1. Introduction: A Moment of Opportunity and Challenge

From Yochai Benkler - Wealth of Networks
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Table of Contents
Part One



Production is shifting from physical products like blue jeans, to decentralized information goods, like articles on the Internet. This gives users more power (they can publish instead of just reading), creates more opportunities for democratic participation, lowers costs for developing countries, and democratizes the creation of our culture.

This book will analyze these changes by looking at what new technologies make easy, applying an individualist economic model, and examining the effects on human beings. As the state's role has largely been to support big companies, this book will largely ignore it, even though it could be used as a force for good.


Sources cited in the chapter

Barry Wellman et al., “The Social Affordances of the Internet for Networked Individualism,” JCMC 8, no. 3 (April 2003).

Langdon Winner, ed., “Do Artifacts Have Politics?” in The Whale and The Reactor: A Search for Limits in an Age of High Technology (Chicago: University of Chicago Press, 1986), 19–39.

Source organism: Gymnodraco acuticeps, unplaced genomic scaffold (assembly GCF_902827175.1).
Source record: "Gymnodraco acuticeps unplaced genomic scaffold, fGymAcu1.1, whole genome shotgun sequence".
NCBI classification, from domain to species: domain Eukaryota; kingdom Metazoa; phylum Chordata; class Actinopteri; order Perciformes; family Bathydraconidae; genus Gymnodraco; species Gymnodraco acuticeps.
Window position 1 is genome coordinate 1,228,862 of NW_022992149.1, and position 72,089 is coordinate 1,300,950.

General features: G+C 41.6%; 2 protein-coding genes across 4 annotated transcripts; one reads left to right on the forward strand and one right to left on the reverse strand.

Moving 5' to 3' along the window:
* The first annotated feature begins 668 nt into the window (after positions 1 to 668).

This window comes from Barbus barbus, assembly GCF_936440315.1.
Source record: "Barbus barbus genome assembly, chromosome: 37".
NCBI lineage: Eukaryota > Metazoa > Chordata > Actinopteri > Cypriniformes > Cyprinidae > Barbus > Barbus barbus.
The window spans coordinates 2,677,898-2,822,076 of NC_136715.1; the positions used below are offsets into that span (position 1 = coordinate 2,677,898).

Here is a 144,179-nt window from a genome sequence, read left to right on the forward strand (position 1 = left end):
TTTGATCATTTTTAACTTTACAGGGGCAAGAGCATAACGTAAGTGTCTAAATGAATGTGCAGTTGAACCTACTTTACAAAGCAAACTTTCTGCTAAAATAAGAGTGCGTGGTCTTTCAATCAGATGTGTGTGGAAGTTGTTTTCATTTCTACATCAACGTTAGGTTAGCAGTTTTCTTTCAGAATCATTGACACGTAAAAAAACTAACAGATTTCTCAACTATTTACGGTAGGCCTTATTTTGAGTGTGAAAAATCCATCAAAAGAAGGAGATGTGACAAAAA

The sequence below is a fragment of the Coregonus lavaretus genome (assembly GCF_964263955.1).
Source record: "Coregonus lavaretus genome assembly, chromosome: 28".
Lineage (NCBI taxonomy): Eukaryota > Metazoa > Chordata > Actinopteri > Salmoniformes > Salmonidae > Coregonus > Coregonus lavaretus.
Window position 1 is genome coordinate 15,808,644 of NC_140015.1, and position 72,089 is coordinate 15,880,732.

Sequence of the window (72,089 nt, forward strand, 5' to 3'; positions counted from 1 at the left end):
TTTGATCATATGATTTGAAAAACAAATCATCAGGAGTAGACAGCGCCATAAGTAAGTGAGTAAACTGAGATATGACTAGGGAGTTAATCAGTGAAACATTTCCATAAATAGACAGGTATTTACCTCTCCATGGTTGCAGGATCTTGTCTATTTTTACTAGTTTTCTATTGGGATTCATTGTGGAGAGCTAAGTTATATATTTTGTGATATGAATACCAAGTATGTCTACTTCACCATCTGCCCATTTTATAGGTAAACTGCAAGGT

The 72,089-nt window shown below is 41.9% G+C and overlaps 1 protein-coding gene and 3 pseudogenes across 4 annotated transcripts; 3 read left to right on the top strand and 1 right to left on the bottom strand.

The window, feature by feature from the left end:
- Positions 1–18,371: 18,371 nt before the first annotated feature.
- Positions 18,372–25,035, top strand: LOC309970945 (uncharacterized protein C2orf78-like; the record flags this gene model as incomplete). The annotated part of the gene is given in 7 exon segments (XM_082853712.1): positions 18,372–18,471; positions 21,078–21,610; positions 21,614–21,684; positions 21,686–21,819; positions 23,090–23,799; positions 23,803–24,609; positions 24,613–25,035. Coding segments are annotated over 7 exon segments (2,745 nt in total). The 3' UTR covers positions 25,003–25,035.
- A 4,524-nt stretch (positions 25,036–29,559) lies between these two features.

Harold Innis, The Bias of Communication (Toronto: University of Toronto Press, 1951).

Lawrence Lessig, Code and Other Laws of Cyberspace (New York: Basic Books, 1999).

Manuel Castells, The Rise of the Networked Society (Cambridge, MA, and Oxford: Blackwell Publishers, 1996).

Other relevant readings

Steven Weber's "The Success of Open Source" snippet from an editorial review on Amazon... "...we can listen to Steven Weber and begin to make our peace with the uncomfortable fact that the very foundations of our familiar "knowledge as property" world have irrevocably shifted..."

Webcast of Steven Weber at the 2005 Conference for Law School Computing titled Is Open Source the Opening Shot in an Economic Revolution?

Case Studies

Supporting examples

Global civil society / UN NGO Community

Global civil society
UN NGO community


Key Concepts

Industrial information economy
Networked information economy
Peer production